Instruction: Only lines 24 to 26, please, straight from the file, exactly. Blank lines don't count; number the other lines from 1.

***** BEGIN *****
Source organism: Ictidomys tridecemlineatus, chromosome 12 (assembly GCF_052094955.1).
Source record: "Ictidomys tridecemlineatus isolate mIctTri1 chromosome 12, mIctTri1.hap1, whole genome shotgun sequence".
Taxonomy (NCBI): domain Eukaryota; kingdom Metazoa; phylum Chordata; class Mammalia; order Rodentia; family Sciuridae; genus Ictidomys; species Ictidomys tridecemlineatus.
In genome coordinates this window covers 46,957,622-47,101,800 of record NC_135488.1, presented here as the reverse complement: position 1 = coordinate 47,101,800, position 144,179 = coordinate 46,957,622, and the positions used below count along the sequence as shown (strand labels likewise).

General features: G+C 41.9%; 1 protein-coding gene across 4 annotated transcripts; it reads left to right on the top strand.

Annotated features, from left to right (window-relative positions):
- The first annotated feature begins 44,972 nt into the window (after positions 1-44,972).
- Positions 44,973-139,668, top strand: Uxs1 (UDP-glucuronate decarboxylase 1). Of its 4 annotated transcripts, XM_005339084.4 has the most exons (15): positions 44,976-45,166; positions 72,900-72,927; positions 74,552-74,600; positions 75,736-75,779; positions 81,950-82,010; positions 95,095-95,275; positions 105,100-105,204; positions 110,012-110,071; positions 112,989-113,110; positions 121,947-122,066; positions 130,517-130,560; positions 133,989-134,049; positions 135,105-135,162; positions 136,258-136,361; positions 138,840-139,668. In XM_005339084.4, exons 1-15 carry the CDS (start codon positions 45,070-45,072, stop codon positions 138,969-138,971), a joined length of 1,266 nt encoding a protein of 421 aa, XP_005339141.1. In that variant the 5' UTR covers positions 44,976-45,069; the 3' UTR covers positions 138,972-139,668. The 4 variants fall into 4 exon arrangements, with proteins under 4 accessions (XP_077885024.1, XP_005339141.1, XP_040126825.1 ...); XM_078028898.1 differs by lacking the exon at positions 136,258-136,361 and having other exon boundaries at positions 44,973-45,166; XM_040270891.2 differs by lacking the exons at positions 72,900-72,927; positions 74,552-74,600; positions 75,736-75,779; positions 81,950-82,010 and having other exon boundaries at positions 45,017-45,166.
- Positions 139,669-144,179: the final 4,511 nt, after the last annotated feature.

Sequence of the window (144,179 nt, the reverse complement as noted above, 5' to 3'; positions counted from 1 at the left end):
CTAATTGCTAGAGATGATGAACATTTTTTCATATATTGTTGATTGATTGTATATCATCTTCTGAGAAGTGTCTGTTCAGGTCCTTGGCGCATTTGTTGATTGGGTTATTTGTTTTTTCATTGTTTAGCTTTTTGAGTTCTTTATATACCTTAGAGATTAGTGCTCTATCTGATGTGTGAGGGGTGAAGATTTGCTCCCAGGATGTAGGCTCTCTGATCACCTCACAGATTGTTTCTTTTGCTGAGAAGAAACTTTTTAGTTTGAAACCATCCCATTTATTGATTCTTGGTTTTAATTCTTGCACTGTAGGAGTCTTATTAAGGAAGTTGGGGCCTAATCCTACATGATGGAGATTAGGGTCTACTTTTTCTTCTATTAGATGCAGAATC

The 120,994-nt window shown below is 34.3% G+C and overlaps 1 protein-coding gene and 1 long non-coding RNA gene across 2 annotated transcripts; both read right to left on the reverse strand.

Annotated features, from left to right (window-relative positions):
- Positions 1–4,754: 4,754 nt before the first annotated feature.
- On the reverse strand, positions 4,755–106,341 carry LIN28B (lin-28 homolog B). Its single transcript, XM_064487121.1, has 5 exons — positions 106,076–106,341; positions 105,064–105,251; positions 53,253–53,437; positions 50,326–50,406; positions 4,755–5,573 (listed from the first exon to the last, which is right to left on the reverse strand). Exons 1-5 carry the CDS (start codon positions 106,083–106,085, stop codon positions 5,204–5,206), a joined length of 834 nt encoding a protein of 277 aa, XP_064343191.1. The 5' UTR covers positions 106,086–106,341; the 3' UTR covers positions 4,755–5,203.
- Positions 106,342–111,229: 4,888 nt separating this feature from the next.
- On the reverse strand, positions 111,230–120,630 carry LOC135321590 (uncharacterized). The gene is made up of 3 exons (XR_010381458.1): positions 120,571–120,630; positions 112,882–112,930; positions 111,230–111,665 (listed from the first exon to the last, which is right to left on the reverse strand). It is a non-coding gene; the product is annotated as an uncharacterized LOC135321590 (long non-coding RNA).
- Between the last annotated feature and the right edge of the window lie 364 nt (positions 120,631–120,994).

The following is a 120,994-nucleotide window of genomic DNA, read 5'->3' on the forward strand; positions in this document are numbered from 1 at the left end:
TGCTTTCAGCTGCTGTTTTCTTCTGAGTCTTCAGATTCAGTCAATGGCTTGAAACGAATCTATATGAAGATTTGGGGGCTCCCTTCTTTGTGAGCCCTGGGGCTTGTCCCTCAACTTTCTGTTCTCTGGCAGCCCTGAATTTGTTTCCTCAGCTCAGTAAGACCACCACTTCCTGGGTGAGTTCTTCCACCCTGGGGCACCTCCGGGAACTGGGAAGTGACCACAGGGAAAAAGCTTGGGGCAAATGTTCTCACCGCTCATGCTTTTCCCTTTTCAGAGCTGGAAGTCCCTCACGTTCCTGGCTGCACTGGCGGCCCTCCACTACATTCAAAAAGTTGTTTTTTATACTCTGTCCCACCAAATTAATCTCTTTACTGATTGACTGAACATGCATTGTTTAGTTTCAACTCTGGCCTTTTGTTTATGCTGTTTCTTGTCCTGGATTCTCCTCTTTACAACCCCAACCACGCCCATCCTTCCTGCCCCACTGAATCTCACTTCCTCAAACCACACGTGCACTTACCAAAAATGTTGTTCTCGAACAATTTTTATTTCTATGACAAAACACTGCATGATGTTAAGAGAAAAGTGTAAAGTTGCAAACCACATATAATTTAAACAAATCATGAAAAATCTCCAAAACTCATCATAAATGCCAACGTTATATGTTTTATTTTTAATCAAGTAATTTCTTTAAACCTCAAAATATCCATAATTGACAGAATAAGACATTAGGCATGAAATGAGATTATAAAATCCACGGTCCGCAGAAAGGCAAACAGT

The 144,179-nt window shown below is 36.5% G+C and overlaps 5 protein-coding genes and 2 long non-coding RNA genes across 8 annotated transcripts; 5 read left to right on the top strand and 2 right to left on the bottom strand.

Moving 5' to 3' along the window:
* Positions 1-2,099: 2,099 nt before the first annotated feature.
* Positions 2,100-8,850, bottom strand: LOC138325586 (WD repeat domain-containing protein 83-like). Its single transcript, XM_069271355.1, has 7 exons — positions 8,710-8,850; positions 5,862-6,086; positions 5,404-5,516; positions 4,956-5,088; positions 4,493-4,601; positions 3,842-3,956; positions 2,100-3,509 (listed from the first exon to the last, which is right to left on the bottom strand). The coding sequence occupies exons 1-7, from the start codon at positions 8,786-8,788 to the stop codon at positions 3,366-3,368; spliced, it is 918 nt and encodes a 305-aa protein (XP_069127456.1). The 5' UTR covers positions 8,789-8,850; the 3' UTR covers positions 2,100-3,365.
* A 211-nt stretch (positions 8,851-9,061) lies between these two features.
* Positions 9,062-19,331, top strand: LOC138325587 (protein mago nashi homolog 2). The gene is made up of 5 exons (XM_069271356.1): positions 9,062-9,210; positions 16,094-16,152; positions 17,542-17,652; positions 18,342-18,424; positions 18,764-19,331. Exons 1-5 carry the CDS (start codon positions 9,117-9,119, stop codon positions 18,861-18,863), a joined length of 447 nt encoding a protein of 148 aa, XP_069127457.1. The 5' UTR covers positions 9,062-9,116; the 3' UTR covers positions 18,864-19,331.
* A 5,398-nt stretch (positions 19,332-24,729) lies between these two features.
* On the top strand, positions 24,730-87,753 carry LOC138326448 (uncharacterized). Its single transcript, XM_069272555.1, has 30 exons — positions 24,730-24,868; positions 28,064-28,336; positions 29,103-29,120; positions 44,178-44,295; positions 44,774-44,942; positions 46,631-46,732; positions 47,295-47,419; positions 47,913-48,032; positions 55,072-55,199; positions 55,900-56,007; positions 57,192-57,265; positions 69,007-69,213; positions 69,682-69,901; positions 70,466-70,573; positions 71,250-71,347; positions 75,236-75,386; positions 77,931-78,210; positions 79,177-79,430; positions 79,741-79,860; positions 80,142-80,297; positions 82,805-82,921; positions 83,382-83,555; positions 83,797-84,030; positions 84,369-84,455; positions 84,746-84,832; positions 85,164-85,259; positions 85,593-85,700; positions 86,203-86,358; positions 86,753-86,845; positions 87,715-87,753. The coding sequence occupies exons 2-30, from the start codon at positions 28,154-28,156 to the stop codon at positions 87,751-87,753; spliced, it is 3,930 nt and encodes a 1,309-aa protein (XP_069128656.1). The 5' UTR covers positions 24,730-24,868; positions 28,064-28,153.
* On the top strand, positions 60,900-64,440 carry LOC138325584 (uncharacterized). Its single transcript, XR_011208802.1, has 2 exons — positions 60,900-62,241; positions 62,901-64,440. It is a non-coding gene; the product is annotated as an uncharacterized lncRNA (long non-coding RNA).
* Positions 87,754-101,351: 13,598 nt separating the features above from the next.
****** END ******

* Positions 2,100-8,850, bottom strand: LOC138325586 (WD repeat domain-containing protein 83-like). Its single transcript, XM_069271355.1, has 7 exons — positions 8,710-8,850; positions 5,862-6,086; positions 5,404-5,516; positions 4,956-5,088; positions 4,493-4,601; positions 3,842-3,956; positions 2,100-3,509 (listed from the first exon to the last, which is right to left on the bottom strand). The coding sequence occupies exons 1-7, from the start codon at positions 8,786-8,788 to the stop codon at positions 3,366-3,368; spliced, it is 918 nt and encodes a 305-aa protein (XP_069127456.1). The 5' UTR covers positions 8,789-8,850; the 3' UTR covers positions 2,100-3,365.
* A 211-nt stretch (positions 8,851-9,061) lies between these two features.
* Positions 9,062-19,331, top strand: LOC138325587 (protein mago nashi homolog 2). The gene is made up of 5 exons (XM_069271356.1): positions 9,062-9,210; positions 16,094-16,152; positions 17,542-17,652; positions 18,342-18,424; positions 18,764-19,331. Exons 1-5 carry the CDS (start codon positions 9,117-9,119, stop codon positions 18,861-18,863), a joined length of 447 nt encoding a protein of 148 aa, XP_069127457.1. The 5' UTR covers positions 9,062-9,116; the 3' UTR covers positions 18,864-19,331.